520 - Resource Utilization for Anterior Compared to Posterior Surgical Appro...

#520 Resource Utilization for Anterior Compared to Posterior Surgical Approaches for Cervical Spondylotic Myelopathy: An Analysis of Private Payer and Medicare Databases

Value and Outcomes in Spine Surgery

Poster Presented by: S. Virk

Author(s):

S. Virk (1)
F. Phillips (2)
S. Khan (1)

(1) Ohio State University, Orthopaedics, Columbus, OH, United States
(2) Rush University Medical Center, Orthopaedics, Chicago, IL, United States

Abstract

Purpose: Cervical spondylotic myelopathy (CSM) is a progressive spinal condition that often necessitates surgery. The purpose of this study was to determine the amount and type of resources used for anterior compared to posterior surgical treatment of CSM using large national databases.

Methods: Subjects were selected from a database of patients with Medicare (SAF5) and another database of patients with private payer health insurance (HORTHO). The outcome measures were cost of a 90-day episode of care as well as a breakdown of cost components for each surgical procedure between 2005 and 2014. A total of 16,444 patients were included within this analysis. Within the HORTHO database there were 10,332 and 1,556 patients treated with an anterior or posterior approach for CSM, respectively. Within the SAF5 database there were 3,851 and 705 patients treated by an anterior or posterior approach for CSM respectively.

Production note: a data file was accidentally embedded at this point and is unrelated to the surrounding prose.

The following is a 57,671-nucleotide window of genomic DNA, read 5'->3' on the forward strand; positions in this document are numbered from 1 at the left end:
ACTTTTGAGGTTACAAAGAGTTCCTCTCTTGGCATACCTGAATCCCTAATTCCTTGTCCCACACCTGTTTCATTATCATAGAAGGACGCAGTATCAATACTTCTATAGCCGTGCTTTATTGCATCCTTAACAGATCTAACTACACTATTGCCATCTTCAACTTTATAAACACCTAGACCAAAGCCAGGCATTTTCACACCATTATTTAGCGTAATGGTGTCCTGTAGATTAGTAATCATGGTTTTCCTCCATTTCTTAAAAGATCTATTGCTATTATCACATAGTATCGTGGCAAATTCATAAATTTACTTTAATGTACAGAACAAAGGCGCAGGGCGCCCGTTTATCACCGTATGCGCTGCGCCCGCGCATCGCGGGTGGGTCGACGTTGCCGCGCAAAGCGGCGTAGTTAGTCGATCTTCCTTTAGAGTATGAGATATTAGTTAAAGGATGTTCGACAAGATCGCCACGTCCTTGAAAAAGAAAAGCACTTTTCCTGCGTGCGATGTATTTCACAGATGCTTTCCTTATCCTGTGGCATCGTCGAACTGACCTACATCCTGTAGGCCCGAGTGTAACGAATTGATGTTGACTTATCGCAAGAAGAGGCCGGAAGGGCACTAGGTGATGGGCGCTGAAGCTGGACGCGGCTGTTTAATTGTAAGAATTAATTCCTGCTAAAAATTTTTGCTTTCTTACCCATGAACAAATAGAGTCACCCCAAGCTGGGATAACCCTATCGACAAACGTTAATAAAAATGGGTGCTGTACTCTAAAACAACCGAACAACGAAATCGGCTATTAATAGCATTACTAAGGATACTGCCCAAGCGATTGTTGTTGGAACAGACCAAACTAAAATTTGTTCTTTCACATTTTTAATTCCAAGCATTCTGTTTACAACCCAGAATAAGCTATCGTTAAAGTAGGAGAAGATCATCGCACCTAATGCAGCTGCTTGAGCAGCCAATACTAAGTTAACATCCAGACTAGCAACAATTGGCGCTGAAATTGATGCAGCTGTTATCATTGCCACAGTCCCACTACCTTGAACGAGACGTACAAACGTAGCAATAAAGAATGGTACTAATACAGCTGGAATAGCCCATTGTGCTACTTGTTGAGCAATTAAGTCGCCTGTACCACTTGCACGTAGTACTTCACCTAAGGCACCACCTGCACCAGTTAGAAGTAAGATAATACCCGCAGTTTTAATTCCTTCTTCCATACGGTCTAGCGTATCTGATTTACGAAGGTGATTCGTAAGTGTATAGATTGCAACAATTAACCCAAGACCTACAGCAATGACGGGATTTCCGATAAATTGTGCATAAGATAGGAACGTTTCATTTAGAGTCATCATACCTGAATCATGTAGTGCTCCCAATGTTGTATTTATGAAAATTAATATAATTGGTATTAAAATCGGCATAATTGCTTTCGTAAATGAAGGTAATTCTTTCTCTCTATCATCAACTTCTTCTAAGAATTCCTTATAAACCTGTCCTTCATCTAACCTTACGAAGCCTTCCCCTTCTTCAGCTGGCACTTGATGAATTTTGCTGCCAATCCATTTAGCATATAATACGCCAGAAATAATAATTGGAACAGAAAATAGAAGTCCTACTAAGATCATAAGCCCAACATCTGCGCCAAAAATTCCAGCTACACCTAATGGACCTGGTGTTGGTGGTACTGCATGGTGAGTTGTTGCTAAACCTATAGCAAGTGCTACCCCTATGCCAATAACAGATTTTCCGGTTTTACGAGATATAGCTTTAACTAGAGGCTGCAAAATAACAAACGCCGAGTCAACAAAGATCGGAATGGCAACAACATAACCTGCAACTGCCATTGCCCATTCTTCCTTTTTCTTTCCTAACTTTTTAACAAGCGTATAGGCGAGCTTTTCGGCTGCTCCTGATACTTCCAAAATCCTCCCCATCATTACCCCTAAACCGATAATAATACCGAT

Results: The average reimbursement for anterior vs. posterior approaches within the HORTHO database was $20,863 (+/- 2,014) and $23,813(+/- $4,258) respectively (p= 0.048). The average reimbursement for anterior vs. posterior approaches within the SAF5 database was $18,219 (+/- $1,053) and 25,598 (+/- $1,686) respectively (p= < 0.0001). In all cohorts within this study, the hospital-related reimbursement more than doubled the surgeon-related reimbursement.

Conclusions: Understanding reimbursement patterns for anterior versus posterior approaches for CSM will help providers design a bundled payment for patients requiring surgery for CSM and suggests that a subset of patients requiring a posterior approach for treatment require greater resources.